While the overall number of new coronavirus cases had not increased in recent weeks, there are still a high number of cases and the situation remains serious, Deputy Director General of the Health Board Mari-Anne Härma said on Wednesday.
"Since the infection rate has been high all over Estonia since the 49th week of last year, today it is certainly not possible to say the situation is good," Härma said at a press conference.
She said, for the second week in a row, the largest areas of growth are currently coming from Valga, Pärnu and Jõgeva counties which are mostly related to care homes and domestic travel. At the same time, cases have stabilized in Harju County and Ida-Viru County.
The two-week infection rate per 100,000 people is just under 600 and has been so for several days. However, Härma said the situation is not improving, only stabilizing. "This view is also supported by the high proportion of positive tests," she said.
Härma said 3,543 new COVID-19 cases were recorded in the second week of the year, which is 17 percent less than in the first week of the year.
The average age of people testing positive has fallen, Härma said.
Concern around schools
There has been an increase in the number of infections recorded in people of working age and cases connected to workplaces and schools are on the rise, she said.
More than half of new cases last week were close contacts. 30 percent were infected by family members, 11 percent at work and 8 percent in relation to events, friends, and hobbies. Approximately 40 percent of people do not know where or how they became infected.
The infection rate among children is also rising after distance learning ended earlier this month. The infection has increased by 37 percent among children up to the age of 9 and by almost 10 percent among those aged 10-19. This has also led to an increase in the number of close contacts.
Härma said more than 30 schools in total are distance or partially distance learning in the northern, eastern and western regions of Estonia. The situation is worse in the south where 21 schools and 59 classes are distance learning.
"The current picture is that infected teachers are bringing the infection back to students," said Härma.
She said the chains of infection were cut during the school holidays, but now new chains related to schools and families have emerged. Härma said schools need to look at social distancing in staff rooms.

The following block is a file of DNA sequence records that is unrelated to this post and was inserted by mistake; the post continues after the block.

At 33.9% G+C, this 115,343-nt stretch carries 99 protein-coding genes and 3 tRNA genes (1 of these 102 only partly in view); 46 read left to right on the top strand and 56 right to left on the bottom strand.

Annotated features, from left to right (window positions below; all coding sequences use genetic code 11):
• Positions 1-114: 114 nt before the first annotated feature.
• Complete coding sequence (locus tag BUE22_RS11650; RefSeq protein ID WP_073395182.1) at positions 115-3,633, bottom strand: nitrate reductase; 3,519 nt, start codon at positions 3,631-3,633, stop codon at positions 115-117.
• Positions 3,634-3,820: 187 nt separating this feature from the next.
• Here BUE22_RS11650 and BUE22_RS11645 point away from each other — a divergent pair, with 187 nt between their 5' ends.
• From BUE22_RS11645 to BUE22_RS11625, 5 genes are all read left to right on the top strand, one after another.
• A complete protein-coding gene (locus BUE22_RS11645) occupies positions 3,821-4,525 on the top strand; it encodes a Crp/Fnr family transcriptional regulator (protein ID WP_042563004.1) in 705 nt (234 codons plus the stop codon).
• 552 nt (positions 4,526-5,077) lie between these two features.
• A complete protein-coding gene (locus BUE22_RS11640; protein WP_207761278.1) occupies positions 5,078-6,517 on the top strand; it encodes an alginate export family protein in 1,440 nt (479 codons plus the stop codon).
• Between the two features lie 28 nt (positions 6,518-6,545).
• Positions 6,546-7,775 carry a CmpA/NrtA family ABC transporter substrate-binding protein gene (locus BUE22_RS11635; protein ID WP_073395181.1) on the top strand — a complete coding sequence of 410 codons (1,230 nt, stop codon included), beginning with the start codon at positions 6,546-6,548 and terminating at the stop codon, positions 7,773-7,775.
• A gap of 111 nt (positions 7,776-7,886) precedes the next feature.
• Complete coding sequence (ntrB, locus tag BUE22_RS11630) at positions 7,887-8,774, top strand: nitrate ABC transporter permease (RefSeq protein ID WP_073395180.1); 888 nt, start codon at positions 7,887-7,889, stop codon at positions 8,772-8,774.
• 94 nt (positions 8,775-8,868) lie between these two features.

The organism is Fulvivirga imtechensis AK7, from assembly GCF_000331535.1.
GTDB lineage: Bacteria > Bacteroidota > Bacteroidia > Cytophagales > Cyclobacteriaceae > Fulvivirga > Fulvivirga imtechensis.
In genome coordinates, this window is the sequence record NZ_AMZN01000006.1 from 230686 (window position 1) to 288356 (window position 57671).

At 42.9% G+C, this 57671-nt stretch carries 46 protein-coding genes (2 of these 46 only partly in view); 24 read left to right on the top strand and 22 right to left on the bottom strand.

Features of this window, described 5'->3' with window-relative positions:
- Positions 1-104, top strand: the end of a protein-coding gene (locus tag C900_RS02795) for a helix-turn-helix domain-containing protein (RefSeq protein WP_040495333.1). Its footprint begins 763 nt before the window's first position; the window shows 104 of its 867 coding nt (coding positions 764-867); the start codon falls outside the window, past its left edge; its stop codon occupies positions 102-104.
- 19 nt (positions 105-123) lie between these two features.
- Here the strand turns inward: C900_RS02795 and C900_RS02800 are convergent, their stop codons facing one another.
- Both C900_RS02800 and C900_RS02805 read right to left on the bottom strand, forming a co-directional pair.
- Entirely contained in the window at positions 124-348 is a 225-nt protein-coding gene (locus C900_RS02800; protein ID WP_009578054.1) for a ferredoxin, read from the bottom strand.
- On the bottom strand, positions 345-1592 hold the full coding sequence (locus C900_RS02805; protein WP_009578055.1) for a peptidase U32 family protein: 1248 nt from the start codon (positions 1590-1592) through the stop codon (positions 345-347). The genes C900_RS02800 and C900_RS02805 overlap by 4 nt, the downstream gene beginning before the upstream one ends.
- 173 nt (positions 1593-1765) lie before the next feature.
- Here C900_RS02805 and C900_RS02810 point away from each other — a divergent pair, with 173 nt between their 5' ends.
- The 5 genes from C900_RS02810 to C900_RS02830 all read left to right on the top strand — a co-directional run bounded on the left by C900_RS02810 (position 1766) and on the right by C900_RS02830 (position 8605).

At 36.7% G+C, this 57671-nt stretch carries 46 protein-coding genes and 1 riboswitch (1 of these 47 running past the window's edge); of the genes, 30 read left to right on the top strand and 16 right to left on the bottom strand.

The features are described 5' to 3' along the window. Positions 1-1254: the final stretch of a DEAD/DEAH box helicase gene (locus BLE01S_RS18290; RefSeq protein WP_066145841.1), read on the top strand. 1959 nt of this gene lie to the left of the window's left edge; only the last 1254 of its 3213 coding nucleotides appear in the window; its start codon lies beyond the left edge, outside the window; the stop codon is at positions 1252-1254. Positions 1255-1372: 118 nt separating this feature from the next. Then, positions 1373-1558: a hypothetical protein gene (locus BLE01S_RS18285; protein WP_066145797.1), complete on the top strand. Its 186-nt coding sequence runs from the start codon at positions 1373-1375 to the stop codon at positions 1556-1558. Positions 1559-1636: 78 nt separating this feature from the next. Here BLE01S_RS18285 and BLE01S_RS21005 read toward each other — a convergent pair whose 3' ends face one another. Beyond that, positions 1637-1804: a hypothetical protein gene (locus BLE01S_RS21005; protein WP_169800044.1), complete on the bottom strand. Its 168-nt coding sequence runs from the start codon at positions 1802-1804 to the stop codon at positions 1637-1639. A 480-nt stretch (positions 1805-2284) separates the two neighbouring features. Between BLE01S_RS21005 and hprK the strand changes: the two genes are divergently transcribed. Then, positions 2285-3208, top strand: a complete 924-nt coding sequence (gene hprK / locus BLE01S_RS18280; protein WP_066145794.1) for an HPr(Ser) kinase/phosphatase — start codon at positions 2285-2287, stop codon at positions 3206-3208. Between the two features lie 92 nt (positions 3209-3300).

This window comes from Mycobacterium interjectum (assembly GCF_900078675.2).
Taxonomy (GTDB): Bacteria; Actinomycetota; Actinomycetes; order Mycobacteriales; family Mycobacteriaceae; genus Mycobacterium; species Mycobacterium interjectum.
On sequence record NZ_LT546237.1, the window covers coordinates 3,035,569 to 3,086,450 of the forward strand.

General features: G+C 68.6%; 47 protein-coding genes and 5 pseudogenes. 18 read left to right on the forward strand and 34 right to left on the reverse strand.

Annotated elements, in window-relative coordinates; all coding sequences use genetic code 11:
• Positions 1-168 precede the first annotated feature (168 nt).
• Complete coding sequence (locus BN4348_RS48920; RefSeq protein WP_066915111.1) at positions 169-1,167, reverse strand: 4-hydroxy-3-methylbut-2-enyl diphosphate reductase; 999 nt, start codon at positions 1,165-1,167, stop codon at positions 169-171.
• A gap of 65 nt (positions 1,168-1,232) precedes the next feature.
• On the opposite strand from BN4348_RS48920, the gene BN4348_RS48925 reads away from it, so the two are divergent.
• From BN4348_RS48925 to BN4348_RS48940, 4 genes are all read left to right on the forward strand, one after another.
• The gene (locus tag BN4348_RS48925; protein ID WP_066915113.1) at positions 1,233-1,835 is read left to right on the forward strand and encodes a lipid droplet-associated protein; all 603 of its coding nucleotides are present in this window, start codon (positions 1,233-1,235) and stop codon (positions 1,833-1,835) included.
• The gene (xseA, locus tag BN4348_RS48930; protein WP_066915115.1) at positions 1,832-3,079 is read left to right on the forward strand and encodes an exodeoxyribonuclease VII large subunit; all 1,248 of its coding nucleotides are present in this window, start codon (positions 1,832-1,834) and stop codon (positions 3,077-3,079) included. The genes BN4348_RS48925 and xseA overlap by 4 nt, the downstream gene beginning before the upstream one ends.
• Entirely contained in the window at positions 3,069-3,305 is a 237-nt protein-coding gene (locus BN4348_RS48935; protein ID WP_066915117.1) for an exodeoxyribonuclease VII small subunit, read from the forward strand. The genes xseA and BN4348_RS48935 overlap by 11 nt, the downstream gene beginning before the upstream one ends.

More contagious COVID-19 strain found in arrivals from UK
Several cases of the more contagious strand of COVID-19 have been diagnosed in arrivals from the UK, Härma told the press conference.
"We also received information that three cases introduced from England tested positive for the [more contagious] UK variant," Härma said. She said the people were quarantining, were at home and said they will continue to be monitored.
Last week, 111 new cases of coronavirus were brought to Estonia from abroad, almost half - 48 cases - came from Russia, 12 from Finland and seven from Great Britain.
The age of patients in hospital has fallen
Härma said the number of people over 60 years old being hospitalized has declined over the last month but now more young people between 40 and 60 are being admitted to hospital.
Younger people being treated in hospital are experiencing more severe symptoms such as high fevers and acute respiratory symptoms. Härma said the Health Board is looking into the issue.
The number of patients has stabilized at approximately 400.
Concern around welfare institutions
Approximately 20 percent of over 60s who have been diagnosed with coronavirus in the last six weeks are residents of nursing or care homes.
"And unfortunately, nearly 40 percent of the deaths in the last six weeks have been in residential institutions," she said.
Last week, 205 residents of care or nursing homes tested positive.
Deaths are rising
"We do not yet see a stabilization in terms of deaths, we are moving in a clear growth trend," said Härma. Last week, 47 people died who had contracted the virus.
The average age of the people who died last week was 78.2 years and all had underlying health problems. The youngest was a 38-year-old man.
Editor: Helen Wright